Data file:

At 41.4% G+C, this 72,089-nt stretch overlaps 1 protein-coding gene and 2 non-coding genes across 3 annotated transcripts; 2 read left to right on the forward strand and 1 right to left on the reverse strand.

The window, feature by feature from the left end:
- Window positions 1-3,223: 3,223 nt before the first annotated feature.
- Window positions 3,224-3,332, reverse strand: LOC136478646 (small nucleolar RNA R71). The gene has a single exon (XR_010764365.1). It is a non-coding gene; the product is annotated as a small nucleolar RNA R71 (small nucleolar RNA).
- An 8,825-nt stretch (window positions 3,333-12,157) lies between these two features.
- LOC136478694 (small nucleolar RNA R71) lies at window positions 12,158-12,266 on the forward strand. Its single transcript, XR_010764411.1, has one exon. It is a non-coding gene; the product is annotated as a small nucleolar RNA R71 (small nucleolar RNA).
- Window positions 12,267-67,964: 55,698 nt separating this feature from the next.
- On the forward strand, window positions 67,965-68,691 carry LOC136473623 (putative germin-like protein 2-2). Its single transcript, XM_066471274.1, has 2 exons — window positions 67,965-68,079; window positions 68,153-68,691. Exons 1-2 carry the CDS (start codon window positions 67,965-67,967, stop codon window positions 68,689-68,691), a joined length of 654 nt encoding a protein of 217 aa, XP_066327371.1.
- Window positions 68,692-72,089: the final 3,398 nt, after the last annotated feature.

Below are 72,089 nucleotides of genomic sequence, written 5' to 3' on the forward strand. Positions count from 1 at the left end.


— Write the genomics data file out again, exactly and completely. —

At 41.4% G+C, this 72,089-nt stretch overlaps 1 protein-coding gene and 2 non-coding genes across 3 annotated transcripts; 2 read left to right on the forward strand and 1 right to left on the reverse strand.

The window, feature by feature from the left end:
- Window positions 1-3,223: 3,223 nt before the first annotated feature.
- Window positions 3,224-3,332, reverse strand: LOC136478646 (small nucleolar RNA R71). The gene has a single exon (XR_010764365.1). It is a non-coding gene; the product is annotated as a small nucleolar RNA R71 (small nucleolar RNA).
- An 8,825-nt stretch (window positions 3,333-12,157) lies between these two features.
- LOC136478694 (small nucleolar RNA R71) lies at window positions 12,158-12,266 on the forward strand. Its single transcript, XR_010764411.1, has one exon. It is a non-coding gene; the product is annotated as a small nucleolar RNA R71 (small nucleolar RNA).
- Window positions 12,267-67,964: 55,698 nt separating this feature from the next.
- On the forward strand, window positions 67,965-68,691 carry LOC136473623 (putative germin-like protein 2-2). Its single transcript, XM_066471274.1, has 2 exons — window positions 67,965-68,079; window positions 68,153-68,691. Exons 1-2 carry the CDS (start codon window positions 67,965-67,967, stop codon window positions 68,689-68,691), a joined length of 654 nt encoding a protein of 217 aa, XP_066327371.1.
- Window positions 68,692-72,089: the final 3,398 nt, after the last annotated feature.

Below are 72,089 nucleotides of genomic sequence, written 5' to 3' on the forward strand. Positions count from 1 at the left end.